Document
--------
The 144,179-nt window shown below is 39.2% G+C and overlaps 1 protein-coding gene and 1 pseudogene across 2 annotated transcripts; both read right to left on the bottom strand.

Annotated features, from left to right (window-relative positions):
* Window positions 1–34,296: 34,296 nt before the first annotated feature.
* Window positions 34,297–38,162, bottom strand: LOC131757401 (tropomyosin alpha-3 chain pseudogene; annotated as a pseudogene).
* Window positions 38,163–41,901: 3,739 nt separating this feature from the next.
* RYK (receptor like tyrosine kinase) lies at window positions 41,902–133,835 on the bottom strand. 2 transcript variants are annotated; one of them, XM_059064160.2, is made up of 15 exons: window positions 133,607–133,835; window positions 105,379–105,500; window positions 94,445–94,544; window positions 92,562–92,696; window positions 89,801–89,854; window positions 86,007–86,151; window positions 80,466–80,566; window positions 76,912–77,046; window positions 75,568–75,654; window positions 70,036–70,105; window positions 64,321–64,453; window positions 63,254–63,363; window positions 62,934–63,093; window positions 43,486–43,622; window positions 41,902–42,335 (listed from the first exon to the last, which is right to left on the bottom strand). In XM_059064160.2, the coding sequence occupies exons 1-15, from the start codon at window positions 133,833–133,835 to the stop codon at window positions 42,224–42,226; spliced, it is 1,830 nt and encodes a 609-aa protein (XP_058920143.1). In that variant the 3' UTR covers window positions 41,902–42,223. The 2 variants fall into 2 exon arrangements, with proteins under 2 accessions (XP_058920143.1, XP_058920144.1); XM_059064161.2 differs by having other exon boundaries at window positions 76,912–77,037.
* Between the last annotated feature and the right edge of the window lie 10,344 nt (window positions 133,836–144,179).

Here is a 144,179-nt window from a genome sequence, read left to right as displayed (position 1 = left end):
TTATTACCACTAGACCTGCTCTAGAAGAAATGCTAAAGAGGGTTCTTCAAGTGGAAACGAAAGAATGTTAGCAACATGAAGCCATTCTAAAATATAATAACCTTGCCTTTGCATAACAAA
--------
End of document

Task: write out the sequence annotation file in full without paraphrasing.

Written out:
The 144,179-nt window shown below is 39.2% G+C and overlaps 1 protein-coding gene and 1 pseudogene across 2 annotated transcripts; both read right to left on the bottom strand.

Annotated features, from left to right (window-relative positions):
* Window positions 1–34,296: 34,296 nt before the first annotated feature.
* Window positions 34,297–38,162, bottom strand: LOC131757401 (tropomyosin alpha-3 chain pseudogene; annotated as a pseudogene).
* Window positions 38,163–41,901: 3,739 nt separating this feature from the next.
* RYK (receptor like tyrosine kinase) lies at window positions 41,902–133,835 on the bottom strand. 2 transcript variants are annotated; one of them, XM_059064160.2, is made up of 15 exons: window positions 133,607–133,835; window positions 105,379–105,500; window positions 94,445–94,544; window positions 92,562–92,696; window positions 89,801–89,854; window positions 86,007–86,151; window positions 80,466–80,566; window positions 76,912–77,046; window positions 75,568–75,654; window positions 70,036–70,105; window positions 64,321–64,453; window positions 63,254–63,363; window positions 62,934–63,093; window positions 43,486–43,622; window positions 41,902–42,335 (listed from the first exon to the last, which is right to left on the bottom strand). In XM_059064160.2, the coding sequence occupies exons 1-15, from the start codon at window positions 133,833–133,835 to the stop codon at window positions 42,224–42,226; spliced, it is 1,830 nt and encodes a 609-aa protein (XP_058920143.1). In that variant the 3' UTR covers window positions 41,902–42,223. The 2 variants fall into 2 exon arrangements, with proteins under 2 accessions (XP_058920143.1, XP_058920144.1); XM_059064161.2 differs by having other exon boundaries at window positions 76,912–77,037.
* Between the last annotated feature and the right edge of the window lie 10,344 nt (window positions 133,836–144,179).

Here is a 144,179-nt window from a genome sequence, read left to right as displayed (position 1 = left end):
TTATTACCACTAGACCTGCTCTAGAAGAAATGCTAAAGAGGGTTCTTCAAGTGGAAACGAAAGAATGTTAGCAACATGAAGCCATTCTAAAATATAATAACCTTGCCTTTGCATAACAAA